Sure, Assistant Professor of American Sign Language- English Interpreting (ASL-EI) Brian Cerney puts “ghost interpreters” to work in traditional courses.
But there’s nothing to be afraid of.
Cerney’s”ghost interpreters” are his ASL students, who attend a traditional class and take turns signing for one another. The practice is one of many employed by Cerney, who directs numerous elements in the discipline. Cerney works with fellow Keuka faculty to give ASL students real-life opportunities to “ghost interpret” traditional classes, such as those in psychology, English or other unrelated fields. With permission of the teaching instructor, a trio of ASL-EI students, for example, will rotate signing through the course lecture of a willing professor, switching every 15-18 minutes. The seated ASL students will check the interpreter’s message for accuracy.
Because no deaf student is dependent upon the interpretation, “ghost interpreting” becomes practice without risk, Cerney said. Added benefits for instructors and non-ASL students are that they can become comfortable with interpreters in the classroom.
“Dr. Cerney provides valuable first-hand opportunities that profoundly enrich students’ understanding of their chosen field– the epitome of experiential learning,” said Dr. Anne Weed, vice president for academic affairs.
Cerney initially hoped for five non-ASL faculty members to make a course and classroom available for ASL students to ghost interpret but received 20 volunteers, representing courses in organic chemistry, anatomy, English literature, and occupational therapy, among others. Students have also signed at special events and church services.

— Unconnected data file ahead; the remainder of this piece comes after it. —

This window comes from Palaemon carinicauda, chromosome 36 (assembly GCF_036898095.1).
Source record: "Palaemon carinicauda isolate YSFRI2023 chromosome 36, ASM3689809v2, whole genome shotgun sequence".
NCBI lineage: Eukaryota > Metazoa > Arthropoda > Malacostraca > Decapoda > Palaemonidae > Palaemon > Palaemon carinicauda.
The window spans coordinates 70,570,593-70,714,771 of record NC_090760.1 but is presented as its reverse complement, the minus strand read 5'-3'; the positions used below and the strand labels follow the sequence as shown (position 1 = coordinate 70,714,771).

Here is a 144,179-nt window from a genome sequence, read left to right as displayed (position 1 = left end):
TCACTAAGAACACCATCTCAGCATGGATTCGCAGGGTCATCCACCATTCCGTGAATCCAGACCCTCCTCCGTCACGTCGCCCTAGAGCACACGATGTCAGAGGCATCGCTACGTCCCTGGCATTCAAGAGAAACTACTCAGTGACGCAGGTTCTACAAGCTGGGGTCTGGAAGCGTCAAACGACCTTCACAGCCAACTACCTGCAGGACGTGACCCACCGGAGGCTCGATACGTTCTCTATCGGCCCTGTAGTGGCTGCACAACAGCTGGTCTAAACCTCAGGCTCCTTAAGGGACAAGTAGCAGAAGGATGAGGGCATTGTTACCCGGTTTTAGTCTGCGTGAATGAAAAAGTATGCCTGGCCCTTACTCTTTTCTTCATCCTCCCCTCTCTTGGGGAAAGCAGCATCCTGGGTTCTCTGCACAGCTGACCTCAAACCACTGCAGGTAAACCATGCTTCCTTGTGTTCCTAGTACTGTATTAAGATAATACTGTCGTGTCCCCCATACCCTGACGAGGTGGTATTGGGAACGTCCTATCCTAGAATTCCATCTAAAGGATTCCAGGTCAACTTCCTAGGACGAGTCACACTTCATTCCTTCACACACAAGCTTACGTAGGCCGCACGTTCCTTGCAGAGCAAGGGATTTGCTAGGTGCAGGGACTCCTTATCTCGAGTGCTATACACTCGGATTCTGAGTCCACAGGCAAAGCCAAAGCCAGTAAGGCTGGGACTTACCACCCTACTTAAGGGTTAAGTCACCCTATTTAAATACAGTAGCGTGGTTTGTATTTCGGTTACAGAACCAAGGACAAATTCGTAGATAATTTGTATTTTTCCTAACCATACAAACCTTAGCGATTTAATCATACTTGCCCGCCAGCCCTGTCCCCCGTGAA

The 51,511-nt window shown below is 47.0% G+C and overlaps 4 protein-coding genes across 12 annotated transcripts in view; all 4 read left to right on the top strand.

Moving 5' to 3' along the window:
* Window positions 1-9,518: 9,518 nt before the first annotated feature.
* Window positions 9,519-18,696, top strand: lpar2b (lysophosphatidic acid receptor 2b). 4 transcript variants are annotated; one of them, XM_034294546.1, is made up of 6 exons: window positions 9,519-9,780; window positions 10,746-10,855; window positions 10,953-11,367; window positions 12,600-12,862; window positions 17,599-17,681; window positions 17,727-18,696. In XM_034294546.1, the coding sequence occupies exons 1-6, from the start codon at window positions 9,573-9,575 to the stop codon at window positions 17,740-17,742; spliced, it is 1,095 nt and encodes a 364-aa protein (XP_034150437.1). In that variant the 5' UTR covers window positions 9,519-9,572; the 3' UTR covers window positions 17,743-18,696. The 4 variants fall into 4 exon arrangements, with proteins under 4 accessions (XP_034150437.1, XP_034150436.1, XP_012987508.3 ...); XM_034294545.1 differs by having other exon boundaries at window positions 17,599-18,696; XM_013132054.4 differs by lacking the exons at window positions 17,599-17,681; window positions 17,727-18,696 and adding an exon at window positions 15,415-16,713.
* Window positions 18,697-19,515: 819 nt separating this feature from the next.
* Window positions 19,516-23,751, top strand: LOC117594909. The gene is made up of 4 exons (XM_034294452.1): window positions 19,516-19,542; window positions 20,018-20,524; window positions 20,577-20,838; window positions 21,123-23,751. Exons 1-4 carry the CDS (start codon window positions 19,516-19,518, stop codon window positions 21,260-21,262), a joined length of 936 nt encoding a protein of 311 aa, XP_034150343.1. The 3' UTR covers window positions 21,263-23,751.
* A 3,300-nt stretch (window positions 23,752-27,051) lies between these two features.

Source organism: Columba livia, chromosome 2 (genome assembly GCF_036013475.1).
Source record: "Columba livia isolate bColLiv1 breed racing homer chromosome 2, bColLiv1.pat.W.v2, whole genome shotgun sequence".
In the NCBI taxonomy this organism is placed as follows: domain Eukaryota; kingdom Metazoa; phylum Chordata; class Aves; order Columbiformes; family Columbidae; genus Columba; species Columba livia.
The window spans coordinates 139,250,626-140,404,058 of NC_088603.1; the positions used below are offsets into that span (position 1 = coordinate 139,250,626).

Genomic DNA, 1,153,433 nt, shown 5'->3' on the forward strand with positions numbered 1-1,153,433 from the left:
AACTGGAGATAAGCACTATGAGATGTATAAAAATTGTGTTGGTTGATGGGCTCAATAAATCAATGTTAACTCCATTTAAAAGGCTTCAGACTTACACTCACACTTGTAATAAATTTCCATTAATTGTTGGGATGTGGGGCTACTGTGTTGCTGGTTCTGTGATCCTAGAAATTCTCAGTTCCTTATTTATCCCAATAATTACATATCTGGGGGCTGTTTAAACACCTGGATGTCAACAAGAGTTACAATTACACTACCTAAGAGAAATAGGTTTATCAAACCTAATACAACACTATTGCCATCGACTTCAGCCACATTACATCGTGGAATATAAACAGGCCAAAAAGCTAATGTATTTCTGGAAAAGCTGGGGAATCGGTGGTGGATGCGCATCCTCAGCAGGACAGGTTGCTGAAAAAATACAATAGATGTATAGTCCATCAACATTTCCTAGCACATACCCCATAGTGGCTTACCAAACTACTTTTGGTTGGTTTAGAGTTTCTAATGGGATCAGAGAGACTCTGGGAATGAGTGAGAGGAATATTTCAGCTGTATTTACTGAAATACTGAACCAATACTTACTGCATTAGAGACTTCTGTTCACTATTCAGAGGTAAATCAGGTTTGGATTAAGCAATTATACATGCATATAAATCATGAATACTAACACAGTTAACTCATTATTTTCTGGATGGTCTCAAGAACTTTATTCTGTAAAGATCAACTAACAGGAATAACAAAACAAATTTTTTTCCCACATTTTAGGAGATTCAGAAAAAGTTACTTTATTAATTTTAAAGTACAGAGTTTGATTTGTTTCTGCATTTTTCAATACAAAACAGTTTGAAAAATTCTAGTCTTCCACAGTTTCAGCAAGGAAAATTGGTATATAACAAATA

Ruthanne Hackman, assistant professor of social work, has welcomed student ghost interpreters to her Social Work Ethics and Diversity course. She said her own social work students get to experience what it might be like to attend a conference workshop with an ASL interpreter.
“In addition, in learning about diverse populations, we discuss reasonable accommodations for people with disabilities and ethical issues regarding working with interpreters for people with language isolation or English as a second language. Students can directly pull from their experiences with the ASL student interpreters, then expand the conversation to compare and contrast to populations with other disabilities, culture, or language needs,” Hackman said. “I look forward to having [ghost interpreters] in my class this coming semester.”
According to Cerney, an ASL student is not allowed to practice interpreting in one of the courses he or she is registered for credit. Senior ASL students complete 36 hours of ghost interpreting, as well as 15 hours of “shadow” interpreting, when students follow the two primary campus interpreters who voice lectures for deaf instructors Sharon Staehle and Dorothy Wilkins or sign voiced meetings as interpretation for either instructor.
“It’s a restricted set of opportunities which is why it’s a smaller number of hours,” Cerney explained. As students observe the work of the professional interpreters, if and when it makes sense, they may be pulled into translation with the professional, he said.
According to Dr. Doug Richards, chair of Keuka’s humanities and fine arts division, the ghost interpreting provides ASL-EI students “invaluable practical experience in ‘live/real world’ signing, and as a side benefit exposes a wide range of Keuka students to ASL signing – a win-win.”
Cerney concluded: “The Keuka philosophy of learning by doing is alive and well in the interpreting program.”
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